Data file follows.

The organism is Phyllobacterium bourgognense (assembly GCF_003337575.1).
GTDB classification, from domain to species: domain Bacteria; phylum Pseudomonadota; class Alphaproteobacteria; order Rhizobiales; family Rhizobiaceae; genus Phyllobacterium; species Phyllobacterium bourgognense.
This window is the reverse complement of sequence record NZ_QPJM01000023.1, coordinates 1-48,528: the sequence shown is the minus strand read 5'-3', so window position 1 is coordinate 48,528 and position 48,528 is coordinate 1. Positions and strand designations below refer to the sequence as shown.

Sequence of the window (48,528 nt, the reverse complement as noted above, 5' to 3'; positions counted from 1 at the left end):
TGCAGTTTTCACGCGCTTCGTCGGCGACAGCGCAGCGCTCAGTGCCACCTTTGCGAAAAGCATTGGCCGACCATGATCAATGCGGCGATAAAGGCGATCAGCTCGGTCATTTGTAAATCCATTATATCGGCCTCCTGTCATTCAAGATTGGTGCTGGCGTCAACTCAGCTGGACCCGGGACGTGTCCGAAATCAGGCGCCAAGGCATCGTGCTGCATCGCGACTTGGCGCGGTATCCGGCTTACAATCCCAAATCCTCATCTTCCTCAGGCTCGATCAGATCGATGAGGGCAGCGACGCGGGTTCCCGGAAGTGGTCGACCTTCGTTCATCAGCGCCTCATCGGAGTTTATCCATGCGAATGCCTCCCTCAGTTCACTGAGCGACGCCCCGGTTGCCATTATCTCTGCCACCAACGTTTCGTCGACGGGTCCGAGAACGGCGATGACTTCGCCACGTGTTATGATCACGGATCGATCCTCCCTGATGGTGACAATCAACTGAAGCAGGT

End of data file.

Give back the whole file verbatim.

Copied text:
The organism is Phyllobacterium bourgognense (assembly GCF_003337575.1).
GTDB classification, from domain to species: domain Bacteria; phylum Pseudomonadota; class Alphaproteobacteria; order Rhizobiales; family Rhizobiaceae; genus Phyllobacterium; species Phyllobacterium bourgognense.
This window is the reverse complement of sequence record NZ_QPJM01000023.1, coordinates 1-48,528: the sequence shown is the minus strand read 5'-3', so window position 1 is coordinate 48,528 and position 48,528 is coordinate 1. Positions and strand designations below refer to the sequence as shown.

Sequence of the window (48,528 nt, the reverse complement as noted above, 5' to 3'; positions counted from 1 at the left end):
TGCAGTTTTCACGCGCTTCGTCGGCGACAGCGCAGCGCTCAGTGCCACCTTTGCGAAAAGCATTGGCCGACCATGATCAATGCGGCGATAAAGGCGATCAGCTCGGTCATTTGTAAATCCATTATATCGGCCTCCTGTCATTCAAGATTGGTGCTGGCGTCAACTCAGCTGGACCCGGGACGTGTCCGAAATCAGGCGCCAAGGCATCGTGCTGCATCGCGACTTGGCGCGGTATCCGGCTTACAATCCCAAATCCTCATCTTCCTCAGGCTCGATCAGATCGATGAGGGCAGCGACGCGGGTTCCCGGAAGTGGTCGACCTTCGTTCATCAGCGCCTCATCGGAGTTTATCCATGCGAATGCCTCCCTCAGTTCACTGAGCGACGCCCCGGTTGCCATTATCTCTGCCACCAACGTTTCGTCGACGGGTCCGAGAACGGCGATGACTTCGCCACGTGTTATGATCACGGATCGATCCTCCCTGATGGTGACAATCAACTGAAGCAGGT